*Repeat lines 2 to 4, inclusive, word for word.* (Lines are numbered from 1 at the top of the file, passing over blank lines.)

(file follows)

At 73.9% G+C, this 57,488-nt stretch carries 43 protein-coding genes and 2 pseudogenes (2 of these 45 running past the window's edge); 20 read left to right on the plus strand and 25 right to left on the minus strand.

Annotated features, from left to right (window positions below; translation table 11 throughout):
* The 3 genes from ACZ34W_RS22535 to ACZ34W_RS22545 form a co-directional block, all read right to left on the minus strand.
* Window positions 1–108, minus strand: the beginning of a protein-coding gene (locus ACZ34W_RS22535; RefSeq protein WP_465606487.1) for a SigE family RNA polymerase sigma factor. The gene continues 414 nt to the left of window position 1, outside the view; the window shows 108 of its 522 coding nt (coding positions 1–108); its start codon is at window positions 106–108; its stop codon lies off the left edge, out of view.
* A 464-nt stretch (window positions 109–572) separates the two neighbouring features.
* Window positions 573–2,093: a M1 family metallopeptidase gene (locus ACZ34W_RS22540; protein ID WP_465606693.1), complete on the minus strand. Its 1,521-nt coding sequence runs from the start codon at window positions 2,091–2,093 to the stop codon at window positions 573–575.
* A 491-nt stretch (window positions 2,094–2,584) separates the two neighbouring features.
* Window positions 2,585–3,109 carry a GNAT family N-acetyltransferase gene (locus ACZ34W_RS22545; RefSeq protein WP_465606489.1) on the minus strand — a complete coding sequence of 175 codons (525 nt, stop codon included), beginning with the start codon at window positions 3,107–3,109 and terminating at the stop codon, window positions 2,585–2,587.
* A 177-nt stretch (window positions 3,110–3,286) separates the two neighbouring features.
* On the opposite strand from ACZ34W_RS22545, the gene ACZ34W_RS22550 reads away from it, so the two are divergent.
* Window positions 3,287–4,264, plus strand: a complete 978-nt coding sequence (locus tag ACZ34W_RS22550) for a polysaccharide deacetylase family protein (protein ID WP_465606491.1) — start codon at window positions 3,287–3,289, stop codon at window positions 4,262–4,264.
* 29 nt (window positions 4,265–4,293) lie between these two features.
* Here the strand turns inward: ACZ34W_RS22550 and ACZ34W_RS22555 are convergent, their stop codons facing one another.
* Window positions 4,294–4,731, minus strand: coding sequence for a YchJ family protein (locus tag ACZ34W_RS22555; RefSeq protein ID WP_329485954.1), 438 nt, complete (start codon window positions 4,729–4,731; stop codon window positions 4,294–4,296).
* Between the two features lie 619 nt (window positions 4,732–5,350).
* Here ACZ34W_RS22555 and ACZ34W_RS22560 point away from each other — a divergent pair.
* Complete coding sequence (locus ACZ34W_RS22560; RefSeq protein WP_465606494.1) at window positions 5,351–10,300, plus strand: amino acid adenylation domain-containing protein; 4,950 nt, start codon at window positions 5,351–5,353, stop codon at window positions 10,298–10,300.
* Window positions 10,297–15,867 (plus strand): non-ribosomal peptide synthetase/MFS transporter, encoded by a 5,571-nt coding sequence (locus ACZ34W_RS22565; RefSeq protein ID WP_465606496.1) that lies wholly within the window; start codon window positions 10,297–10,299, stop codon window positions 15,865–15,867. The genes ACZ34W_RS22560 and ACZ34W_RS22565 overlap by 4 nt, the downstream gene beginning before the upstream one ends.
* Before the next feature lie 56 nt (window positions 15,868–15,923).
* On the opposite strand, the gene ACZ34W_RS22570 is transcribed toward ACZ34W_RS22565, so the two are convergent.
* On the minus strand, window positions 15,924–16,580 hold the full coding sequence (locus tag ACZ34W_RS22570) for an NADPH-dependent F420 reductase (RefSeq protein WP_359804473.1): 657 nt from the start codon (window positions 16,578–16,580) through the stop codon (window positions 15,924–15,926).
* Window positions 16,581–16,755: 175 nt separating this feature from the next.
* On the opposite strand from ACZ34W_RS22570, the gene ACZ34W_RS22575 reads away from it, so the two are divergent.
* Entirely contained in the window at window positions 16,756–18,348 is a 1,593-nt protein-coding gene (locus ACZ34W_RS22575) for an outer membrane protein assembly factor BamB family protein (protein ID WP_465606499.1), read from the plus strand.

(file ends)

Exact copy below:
Annotated features, from left to right (window positions below; translation table 11 throughout):
* The 3 genes from ACZ34W_RS22535 to ACZ34W_RS22545 form a co-directional block, all read right to left on the minus strand.
* Window positions 1–108, minus strand: the beginning of a protein-coding gene (locus ACZ34W_RS22535; RefSeq protein WP_465606487.1) for a SigE family RNA polymerase sigma factor. The gene continues 414 nt to the left of window position 1, outside the view; the window shows 108 of its 522 coding nt (coding positions 1–108); its start codon is at window positions 106–108; its stop codon lies off the left edge, out of view.